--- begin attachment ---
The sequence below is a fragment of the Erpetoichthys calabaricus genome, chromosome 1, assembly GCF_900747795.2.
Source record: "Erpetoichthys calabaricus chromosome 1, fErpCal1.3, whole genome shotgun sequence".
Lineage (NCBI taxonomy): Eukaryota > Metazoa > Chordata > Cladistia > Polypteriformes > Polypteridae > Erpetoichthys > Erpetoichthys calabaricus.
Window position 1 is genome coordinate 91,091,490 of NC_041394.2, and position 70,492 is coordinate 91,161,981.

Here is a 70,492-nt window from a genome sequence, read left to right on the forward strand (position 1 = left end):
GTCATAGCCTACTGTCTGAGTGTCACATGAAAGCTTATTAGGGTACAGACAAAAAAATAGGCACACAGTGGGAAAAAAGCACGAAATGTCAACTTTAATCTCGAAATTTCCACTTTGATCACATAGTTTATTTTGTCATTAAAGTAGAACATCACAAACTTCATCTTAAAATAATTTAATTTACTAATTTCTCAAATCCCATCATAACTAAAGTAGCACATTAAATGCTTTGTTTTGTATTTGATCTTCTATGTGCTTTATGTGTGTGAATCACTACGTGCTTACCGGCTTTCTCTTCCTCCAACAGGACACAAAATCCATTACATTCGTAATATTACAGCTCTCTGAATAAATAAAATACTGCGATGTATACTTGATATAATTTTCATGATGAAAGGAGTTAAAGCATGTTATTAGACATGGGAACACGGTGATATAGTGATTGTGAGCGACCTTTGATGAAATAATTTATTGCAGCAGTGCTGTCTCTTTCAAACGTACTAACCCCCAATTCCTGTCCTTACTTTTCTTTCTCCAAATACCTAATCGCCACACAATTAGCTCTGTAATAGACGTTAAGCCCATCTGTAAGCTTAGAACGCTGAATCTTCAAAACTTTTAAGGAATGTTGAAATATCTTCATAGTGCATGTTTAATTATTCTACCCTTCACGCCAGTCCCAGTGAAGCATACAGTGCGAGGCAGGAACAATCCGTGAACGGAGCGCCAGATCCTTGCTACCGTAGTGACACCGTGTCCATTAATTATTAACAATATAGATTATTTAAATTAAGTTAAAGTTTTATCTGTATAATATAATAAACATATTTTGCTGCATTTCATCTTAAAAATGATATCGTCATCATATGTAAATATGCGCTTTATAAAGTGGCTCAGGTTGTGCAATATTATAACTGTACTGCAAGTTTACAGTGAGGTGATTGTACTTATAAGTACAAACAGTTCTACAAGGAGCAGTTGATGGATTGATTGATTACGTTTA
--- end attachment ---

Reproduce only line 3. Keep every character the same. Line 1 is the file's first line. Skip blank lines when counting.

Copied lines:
Lineage (NCBI taxonomy): Eukaryota > Metazoa > Chordata > Cladistia > Polypteriformes > Polypteridae > Erpetoichthys > Erpetoichthys calabaricus.